Bayly’s statement is not necessarily true of individuals such as Sophia Plowden and her fellow travellers. But it does seem to have been true of the official colonial state. In the 1830s and 1940s, the cultural heartlands of North India’s elite musical traditions remained the Mughal court in Delhi and the autonomous princely states of Lucknow, Rajasthan, Gwalior, etc – though we must not forget there was thriving demand for these arts in the colonial port cities of Calcutta and Bombay, too. An overview of the indexes to the records of the Company’s dealings with the autonomous states, 1830-’58, is telling. It indicates that the colonial state was largely uninterested in performing artists except when they were:
- perpetrators or victims of crime or disorder, or otherwise involved in court cases;
- scandalously mixed up in state politics;
- included as a budget or expenditure line in the household accounts of deposed rulers who were now Company pensioners; or
- beneficiaries of wills, pensions, land grants, or other forms of disbursements such as salt in the case of Sambhar.
Criminal and civil cases in which performers faced Company judicial proceedings overwhelmingly seem to have concerned courtesans. This suggests just how wealthy and important courtesans like Mayalee were in the early 19th century, but also the general distrust with which they were viewed for their apparently mercenary motives, as well as their physical vulnerability. The British Library’s incomplete set of newsletters from Delhi, 1810-’30, tell us for example that, on May 11, 1830, the Resident of Delhi, Francis Hawkins “went to the Shish Mahal [in the palace] and held the session of the appeal court. He heard the case of the Raja of Kishangarh and Rasiya, the tawai’f. The Raja claimed Rs 18,000 from Rasiya and she refused to pay. He said that he had given her Rs 1,000 and a shawl in advance and that she had no claim to further payment.”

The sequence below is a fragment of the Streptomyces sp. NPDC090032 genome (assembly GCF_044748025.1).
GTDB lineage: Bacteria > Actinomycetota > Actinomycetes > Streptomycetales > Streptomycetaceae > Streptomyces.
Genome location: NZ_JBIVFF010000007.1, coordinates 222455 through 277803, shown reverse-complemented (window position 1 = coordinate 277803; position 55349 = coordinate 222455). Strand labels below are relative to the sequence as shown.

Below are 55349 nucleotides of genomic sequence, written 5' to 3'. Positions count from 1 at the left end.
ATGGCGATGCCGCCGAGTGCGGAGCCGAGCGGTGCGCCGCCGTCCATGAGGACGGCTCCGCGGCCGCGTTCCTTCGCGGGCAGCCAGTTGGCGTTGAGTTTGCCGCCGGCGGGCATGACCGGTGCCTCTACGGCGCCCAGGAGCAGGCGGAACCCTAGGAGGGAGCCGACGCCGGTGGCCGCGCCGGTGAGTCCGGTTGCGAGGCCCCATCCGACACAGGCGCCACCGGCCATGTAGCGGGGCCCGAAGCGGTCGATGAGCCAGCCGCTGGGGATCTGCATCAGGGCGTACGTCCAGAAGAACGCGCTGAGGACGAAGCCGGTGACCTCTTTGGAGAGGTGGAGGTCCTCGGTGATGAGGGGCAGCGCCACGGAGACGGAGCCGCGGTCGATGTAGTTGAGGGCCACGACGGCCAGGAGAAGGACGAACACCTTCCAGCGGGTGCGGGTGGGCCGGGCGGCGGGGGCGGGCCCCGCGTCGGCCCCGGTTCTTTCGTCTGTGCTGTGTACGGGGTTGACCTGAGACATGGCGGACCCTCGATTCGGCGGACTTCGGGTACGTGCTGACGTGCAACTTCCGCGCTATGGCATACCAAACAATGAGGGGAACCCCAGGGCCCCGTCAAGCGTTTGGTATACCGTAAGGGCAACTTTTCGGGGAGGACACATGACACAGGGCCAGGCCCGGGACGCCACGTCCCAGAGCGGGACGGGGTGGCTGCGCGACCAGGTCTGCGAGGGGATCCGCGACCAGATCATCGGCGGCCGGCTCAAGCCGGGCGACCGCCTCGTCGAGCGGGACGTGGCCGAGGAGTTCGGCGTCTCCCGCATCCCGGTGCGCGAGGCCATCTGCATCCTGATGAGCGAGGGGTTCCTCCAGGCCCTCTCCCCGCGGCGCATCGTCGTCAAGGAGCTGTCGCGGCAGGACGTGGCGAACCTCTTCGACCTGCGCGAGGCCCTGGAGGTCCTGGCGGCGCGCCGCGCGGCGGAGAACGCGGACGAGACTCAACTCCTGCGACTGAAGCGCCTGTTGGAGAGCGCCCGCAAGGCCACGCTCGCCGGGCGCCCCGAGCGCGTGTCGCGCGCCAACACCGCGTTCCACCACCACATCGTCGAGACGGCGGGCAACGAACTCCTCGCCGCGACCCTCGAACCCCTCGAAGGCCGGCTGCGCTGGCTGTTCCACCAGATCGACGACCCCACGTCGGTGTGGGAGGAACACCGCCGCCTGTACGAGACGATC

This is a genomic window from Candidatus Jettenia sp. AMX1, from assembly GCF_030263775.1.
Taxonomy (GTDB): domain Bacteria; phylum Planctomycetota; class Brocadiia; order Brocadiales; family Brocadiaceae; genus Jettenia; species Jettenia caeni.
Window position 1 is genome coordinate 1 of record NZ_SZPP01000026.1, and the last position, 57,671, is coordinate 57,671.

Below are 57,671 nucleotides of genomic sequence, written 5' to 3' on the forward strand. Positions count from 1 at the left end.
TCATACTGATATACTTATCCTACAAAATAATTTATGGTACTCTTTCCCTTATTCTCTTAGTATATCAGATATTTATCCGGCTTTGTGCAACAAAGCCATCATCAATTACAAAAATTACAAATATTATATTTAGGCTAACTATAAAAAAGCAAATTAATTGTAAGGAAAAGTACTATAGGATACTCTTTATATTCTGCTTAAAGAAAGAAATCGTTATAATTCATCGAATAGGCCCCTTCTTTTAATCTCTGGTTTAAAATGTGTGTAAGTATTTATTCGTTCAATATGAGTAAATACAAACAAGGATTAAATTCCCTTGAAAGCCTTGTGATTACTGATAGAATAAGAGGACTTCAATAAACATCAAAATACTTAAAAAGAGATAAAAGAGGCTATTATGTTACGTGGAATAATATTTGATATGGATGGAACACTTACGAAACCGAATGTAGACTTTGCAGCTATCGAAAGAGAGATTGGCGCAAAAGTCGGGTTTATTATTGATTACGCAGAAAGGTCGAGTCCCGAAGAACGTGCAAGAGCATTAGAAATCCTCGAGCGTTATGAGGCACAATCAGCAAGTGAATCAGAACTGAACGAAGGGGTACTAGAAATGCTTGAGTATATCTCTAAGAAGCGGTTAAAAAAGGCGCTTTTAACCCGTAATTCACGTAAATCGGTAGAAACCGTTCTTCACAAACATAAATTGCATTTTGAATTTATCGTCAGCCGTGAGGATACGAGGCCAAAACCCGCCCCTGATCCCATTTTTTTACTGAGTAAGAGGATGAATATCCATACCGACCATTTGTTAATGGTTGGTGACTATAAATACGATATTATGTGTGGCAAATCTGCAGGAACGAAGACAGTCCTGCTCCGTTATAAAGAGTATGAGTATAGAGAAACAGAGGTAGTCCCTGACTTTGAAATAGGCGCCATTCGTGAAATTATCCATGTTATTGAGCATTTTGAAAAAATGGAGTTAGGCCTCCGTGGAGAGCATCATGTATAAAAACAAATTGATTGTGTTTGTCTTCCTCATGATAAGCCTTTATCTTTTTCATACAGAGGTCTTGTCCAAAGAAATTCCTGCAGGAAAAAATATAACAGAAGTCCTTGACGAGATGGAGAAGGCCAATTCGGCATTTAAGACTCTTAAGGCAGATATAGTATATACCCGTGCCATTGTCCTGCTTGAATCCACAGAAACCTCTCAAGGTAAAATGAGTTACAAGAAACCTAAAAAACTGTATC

Numerous reports of highway robbery and even murder indicate how vulnerable tawā’ifs were to attack on the bandit-infested roads of Upper India. As itinerant professionals who moved from patron to patron carrying plentiful jewels and cash, they were clearly at risk even when they travelled together in large troupes.
Certain groups and individual performers became targets of Company suppression for their supposedly malignant interference in the political affairs of autonomous states. The Company’s most famous intervention was in Lucknow in 1848, when the Resident, Colonel Richmond, forced the last Nawab of Awadh, Wajid Ali Shah, to stop appointing “singers and other improper persons” to government positions, and made him send his notorious favourite, the sitar-player Ghulam Raza, into exile because of his “evil” influence. But of particular relevance to Jodhpur and Jaipur in the 1830s was the Company’s attempt to destroy the power of the Rajput rulers’ customary bards and praise singers, the Bhatts and Charans, whom the British saw as “rapacious extortionists” with far too much sway over Rajput politics.